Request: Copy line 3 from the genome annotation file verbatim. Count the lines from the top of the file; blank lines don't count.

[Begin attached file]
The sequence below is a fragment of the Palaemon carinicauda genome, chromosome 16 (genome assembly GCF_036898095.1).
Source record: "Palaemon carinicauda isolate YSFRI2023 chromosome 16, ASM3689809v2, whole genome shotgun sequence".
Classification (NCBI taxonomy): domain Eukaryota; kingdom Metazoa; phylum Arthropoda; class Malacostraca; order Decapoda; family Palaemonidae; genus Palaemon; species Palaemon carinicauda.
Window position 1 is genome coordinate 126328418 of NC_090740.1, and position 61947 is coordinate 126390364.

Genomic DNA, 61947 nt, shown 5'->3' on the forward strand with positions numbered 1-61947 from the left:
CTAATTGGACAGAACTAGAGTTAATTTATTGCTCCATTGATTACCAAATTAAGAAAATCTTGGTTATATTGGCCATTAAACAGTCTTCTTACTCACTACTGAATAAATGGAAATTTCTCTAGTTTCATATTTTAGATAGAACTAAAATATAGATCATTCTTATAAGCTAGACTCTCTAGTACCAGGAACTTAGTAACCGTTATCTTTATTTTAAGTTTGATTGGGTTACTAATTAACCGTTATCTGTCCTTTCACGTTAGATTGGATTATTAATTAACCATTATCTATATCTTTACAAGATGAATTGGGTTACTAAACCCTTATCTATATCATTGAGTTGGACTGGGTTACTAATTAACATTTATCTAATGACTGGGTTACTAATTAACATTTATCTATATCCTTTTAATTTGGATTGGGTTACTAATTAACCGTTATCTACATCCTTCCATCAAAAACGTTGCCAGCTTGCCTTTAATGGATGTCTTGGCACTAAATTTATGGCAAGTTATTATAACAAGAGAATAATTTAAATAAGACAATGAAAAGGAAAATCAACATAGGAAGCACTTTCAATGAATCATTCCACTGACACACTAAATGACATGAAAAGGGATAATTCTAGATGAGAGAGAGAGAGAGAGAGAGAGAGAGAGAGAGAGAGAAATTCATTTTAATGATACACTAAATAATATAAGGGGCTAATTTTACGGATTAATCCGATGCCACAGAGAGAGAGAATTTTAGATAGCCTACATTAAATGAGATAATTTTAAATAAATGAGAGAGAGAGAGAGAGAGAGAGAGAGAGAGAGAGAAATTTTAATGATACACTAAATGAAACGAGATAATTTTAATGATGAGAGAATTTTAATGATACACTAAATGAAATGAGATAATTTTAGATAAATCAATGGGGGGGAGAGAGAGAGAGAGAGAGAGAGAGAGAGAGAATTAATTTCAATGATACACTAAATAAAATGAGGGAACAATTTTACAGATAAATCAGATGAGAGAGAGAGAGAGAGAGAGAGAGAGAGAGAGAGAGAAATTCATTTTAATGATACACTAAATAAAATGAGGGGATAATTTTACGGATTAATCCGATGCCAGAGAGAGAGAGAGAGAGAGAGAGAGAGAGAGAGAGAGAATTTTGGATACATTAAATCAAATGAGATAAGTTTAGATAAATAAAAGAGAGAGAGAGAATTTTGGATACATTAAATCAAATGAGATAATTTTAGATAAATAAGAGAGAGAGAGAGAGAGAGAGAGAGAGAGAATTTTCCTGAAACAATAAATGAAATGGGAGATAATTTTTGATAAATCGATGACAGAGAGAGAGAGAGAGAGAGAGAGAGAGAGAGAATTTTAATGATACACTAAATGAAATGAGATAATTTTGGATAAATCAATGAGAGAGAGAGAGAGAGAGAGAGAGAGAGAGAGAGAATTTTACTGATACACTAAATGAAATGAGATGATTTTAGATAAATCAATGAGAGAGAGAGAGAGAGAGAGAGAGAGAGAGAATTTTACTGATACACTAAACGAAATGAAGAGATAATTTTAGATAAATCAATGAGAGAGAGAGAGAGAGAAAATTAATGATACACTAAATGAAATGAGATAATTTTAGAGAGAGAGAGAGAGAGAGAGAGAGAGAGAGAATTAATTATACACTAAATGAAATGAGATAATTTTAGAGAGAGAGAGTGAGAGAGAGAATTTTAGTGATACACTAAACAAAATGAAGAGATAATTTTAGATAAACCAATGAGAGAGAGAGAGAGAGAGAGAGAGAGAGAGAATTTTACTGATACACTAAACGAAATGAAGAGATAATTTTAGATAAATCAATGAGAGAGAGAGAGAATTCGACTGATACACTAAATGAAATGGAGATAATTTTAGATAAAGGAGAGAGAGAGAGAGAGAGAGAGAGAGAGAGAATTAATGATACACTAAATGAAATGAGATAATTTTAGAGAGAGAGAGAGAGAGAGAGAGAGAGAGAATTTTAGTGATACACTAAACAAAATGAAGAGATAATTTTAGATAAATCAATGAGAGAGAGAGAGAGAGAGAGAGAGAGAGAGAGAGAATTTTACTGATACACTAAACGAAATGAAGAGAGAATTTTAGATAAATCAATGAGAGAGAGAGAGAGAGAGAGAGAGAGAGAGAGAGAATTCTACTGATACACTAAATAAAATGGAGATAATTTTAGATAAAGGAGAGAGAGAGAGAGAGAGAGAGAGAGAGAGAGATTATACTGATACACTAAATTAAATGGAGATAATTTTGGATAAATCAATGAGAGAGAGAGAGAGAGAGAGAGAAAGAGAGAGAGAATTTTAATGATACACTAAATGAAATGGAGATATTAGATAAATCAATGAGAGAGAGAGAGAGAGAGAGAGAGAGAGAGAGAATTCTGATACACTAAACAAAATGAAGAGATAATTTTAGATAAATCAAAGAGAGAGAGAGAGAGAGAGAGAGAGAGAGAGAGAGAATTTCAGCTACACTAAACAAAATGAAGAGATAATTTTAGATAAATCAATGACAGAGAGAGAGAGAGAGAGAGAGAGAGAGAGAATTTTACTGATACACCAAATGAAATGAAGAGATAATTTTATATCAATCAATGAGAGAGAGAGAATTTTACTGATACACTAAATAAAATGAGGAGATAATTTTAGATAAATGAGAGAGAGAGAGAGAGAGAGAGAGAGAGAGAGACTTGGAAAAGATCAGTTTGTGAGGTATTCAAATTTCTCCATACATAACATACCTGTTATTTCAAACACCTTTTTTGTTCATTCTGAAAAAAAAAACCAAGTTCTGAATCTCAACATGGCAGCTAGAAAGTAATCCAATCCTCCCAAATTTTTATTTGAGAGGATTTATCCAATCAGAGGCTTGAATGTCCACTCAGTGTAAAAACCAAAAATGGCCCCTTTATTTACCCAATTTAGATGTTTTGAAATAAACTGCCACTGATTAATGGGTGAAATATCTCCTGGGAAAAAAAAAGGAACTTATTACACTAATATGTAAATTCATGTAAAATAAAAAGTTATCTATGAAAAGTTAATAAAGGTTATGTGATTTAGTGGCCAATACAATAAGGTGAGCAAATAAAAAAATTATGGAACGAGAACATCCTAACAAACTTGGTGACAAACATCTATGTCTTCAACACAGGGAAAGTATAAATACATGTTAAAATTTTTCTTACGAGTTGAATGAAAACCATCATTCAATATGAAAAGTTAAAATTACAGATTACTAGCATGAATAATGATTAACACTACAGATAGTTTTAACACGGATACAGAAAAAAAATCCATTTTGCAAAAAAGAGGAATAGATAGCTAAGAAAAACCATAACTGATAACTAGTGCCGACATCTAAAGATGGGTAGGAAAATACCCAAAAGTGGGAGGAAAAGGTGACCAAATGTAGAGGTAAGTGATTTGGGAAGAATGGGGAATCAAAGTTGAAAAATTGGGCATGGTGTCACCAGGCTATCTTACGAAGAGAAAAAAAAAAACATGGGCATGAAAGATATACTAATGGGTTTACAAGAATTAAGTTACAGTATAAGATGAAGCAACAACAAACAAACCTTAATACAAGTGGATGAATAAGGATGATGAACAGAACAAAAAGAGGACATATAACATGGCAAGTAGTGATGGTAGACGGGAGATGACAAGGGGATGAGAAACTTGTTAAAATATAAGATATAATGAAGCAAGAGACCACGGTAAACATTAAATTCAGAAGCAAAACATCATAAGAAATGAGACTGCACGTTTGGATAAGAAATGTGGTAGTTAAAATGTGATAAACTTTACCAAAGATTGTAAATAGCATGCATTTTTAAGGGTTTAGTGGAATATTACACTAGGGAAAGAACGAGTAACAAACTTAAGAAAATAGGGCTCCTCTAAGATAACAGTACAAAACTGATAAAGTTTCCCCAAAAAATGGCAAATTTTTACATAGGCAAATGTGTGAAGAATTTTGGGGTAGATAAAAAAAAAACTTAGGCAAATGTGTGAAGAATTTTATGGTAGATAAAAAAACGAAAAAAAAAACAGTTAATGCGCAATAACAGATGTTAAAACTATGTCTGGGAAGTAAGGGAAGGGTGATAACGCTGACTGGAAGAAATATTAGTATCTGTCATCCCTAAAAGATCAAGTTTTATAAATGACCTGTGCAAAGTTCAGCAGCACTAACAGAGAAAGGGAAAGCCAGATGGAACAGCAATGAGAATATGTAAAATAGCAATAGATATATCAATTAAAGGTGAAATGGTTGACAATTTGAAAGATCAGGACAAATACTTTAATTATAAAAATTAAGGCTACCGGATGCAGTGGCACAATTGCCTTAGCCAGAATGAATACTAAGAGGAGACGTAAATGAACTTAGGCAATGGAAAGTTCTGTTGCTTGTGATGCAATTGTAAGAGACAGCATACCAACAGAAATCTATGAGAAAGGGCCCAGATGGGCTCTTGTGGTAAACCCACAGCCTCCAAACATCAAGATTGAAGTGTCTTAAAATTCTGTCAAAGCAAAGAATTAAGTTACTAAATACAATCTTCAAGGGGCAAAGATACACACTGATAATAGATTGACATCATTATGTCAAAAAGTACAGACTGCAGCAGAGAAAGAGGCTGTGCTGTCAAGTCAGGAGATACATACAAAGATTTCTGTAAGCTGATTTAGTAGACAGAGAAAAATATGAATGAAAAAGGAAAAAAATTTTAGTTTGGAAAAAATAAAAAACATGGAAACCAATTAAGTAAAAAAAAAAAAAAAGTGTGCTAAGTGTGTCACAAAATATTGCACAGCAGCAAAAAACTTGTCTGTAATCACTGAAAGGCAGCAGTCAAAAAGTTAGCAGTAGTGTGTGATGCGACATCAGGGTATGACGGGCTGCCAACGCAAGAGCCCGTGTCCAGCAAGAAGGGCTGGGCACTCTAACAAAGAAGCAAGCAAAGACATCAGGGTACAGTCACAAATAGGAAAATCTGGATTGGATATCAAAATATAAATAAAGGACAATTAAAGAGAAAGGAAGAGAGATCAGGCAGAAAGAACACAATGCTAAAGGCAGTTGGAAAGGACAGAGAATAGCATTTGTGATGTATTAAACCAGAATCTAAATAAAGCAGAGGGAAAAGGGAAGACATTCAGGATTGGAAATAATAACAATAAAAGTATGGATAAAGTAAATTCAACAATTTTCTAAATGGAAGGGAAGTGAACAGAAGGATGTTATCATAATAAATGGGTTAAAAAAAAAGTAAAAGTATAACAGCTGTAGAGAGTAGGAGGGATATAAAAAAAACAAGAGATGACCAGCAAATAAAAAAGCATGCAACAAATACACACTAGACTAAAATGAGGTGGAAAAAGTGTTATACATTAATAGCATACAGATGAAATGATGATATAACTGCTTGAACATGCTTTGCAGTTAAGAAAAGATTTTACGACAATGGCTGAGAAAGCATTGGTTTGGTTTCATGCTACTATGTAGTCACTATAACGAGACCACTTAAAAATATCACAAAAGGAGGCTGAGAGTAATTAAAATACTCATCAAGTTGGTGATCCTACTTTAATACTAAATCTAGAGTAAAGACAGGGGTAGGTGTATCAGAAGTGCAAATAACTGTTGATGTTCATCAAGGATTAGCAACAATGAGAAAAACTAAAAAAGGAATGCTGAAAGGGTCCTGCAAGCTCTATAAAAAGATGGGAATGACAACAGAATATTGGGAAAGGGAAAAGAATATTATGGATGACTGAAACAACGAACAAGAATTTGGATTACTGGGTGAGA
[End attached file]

Classification (NCBI taxonomy): domain Eukaryota; kingdom Metazoa; phylum Arthropoda; class Malacostraca; order Decapoda; family Palaemonidae; genus Palaemon; species Palaemon carinicauda.